Chiller's 'Beneath' Love Child Of Slasher And Monster Flicks


Tonight on Chiller, cult horror fave Larry Fessenden ("Wendigo," "The Last Winter") directs Chiller’s "Beneath" -- arguably the love child of "Friday the 13th" and "Piranha 3D" -- where six high school grads head to a lake where they hope to party and blow off some steam.

The trip seems to be off to a good start, other than the lack of cellular service at the lake. So this is takes place in present day, and girl-next-door (Bonnie Dennison) Kitty states, "But how will we tweet about our adventure?" Things get tricky when a mysterious stranger played by Mark Margolis ("Breaking Bad") warns Johnny (Daniel Zovatto, tortured soul and organizer of the trip) to stay away from the water. Johnny, thinking they’re only going to cross the lake and get to the island to start partying, doesn’t heed the advice.

Halfway to the island, the gang wants to take a break to swim. Johnny is sweating at this point, eyeing the water and asking his friends to hurry along. Among his friends is a nerdy filmmaker, Zeke (Griffin Newman), who insists on filming everything through his watch camera at all times. Also along for the soon-to-be-turbulent ride are Kitty, Kitty’s brawny boyfriend Matt (Chris Conroy) and his equally brawny brother Simon (Jonny Orsini) and Kitty’s childhood friend Deb (Mackenzie Rosman). Yeah, they're all familiar horror trope characters.

After a few tense minutes on the water the boat begins to rock -- literally -- and Johnny calls his friends back to the boat so they can resume their journey to the island. That’s when you see it, a giant man-eating Piranha and he looks ready to kill.

Death comes swiftly when a girl bleeds out from a bite to the arm while trying to rescue an oar dropped in the water so the boat can escape. Eventually both oars are lost and the monstrous piranha cracks the side of the boat, adding urgency and panic to the atmosphere as the gang struggles to paddle back to shore without being bitten. Instead of a proper burial for the first victim the group decides to throw the corpse of their dead friend into the water as a diversion. Survival is key and they will do just about anything to live -- even if that means throwing someone else under the bus (or in this case, boat). The teens fight for survival in their slowly sinking boat by dictating who should sacrifice themselves for the ensured survival of the rest of the group.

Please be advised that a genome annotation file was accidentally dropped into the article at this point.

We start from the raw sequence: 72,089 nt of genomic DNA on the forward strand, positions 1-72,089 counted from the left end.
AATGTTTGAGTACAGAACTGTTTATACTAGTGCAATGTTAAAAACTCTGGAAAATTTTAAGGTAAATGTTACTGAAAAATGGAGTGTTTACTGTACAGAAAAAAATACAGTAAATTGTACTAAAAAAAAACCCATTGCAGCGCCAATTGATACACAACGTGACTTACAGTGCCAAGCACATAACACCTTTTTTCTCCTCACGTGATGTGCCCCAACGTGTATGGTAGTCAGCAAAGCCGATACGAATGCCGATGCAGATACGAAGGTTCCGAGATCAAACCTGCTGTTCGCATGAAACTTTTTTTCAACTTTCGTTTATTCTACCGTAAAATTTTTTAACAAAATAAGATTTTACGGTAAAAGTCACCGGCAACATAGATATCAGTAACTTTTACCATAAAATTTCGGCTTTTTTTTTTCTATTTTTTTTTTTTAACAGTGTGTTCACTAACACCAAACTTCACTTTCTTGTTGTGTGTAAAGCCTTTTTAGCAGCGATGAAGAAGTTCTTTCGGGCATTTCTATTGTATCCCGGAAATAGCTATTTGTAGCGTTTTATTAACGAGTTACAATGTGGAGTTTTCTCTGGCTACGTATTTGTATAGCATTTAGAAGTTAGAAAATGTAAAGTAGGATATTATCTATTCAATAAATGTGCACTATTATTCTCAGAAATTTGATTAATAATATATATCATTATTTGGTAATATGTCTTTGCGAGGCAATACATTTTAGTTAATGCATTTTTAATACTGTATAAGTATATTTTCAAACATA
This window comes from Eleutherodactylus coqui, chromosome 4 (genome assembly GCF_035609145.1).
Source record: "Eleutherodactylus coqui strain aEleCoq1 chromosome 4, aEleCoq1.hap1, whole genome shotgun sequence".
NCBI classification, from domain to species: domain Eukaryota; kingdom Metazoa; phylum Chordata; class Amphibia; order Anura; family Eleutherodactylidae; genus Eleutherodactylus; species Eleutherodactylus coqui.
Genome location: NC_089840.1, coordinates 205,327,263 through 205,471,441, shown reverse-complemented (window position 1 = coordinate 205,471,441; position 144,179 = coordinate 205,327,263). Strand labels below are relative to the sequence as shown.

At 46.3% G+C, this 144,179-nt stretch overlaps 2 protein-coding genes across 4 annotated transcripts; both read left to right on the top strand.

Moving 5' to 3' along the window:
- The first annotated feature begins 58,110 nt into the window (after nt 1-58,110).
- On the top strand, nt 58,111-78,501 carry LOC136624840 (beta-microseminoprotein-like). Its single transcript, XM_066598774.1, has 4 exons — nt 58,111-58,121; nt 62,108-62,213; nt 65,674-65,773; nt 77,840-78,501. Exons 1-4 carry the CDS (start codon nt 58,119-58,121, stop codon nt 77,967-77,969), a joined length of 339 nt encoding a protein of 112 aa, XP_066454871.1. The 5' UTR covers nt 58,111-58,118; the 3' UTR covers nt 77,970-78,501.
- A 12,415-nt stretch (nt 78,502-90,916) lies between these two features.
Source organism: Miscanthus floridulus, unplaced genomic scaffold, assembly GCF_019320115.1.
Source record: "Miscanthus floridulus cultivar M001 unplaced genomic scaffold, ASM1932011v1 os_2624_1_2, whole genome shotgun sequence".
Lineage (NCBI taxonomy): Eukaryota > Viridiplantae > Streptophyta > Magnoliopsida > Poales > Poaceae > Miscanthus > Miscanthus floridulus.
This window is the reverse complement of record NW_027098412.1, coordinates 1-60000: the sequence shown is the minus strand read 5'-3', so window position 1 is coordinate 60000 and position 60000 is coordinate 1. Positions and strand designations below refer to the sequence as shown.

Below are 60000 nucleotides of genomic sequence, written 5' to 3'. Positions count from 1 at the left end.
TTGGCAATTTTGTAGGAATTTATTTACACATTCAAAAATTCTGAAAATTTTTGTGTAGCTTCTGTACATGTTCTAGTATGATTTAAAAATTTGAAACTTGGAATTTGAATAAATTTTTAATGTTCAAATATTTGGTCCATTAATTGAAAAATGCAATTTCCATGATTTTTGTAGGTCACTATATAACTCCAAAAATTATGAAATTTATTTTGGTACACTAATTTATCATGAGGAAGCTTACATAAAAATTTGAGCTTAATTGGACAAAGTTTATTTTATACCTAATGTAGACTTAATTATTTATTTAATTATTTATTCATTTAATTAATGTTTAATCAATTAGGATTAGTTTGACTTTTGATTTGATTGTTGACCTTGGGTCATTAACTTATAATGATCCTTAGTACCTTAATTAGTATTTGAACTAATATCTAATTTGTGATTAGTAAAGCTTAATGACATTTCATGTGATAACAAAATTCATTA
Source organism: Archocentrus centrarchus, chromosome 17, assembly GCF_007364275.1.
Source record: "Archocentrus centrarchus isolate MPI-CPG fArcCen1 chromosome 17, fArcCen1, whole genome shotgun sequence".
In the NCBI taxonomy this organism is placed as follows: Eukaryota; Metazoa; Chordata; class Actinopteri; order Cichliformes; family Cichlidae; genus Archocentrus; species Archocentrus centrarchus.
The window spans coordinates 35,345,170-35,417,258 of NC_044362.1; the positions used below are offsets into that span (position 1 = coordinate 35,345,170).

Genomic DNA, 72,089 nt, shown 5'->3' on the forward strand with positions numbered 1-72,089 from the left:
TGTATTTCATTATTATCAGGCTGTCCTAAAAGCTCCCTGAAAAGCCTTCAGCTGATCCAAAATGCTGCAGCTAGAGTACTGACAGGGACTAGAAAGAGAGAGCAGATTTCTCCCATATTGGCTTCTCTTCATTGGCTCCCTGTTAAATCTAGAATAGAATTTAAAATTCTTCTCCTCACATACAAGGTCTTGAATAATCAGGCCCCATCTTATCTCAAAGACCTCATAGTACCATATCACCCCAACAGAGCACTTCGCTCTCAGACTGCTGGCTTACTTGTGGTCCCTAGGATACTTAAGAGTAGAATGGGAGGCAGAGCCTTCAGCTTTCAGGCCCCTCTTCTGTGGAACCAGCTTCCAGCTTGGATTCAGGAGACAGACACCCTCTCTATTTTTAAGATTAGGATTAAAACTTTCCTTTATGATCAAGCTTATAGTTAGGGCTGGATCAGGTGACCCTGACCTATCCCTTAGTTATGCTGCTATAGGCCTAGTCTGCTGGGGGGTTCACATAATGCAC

In the film, Fessenden plays off of the modern American teen’s jaded attitudes toward violence and horror. Instead of pulling together in times of panic and adversity, these teens are only looking out for number one. Who is going to lead the most meaningful life? Who has the most terrible secrets? Who deserves to stay on the boat, and who deserves to die?

So is "Beneath" worth watching? Are you home tonight and want to check out another take on the teen slasher/monster flick? If so, then yes. The film could have built out a stronger mythology (which it does, sort of, on the Chiller website). But overall, it doesn't break new ground, and Fessenden has delivered stronger work, but it is a working man's Chiller fare. It does the job but doesn't necessarily satisfy any cravings.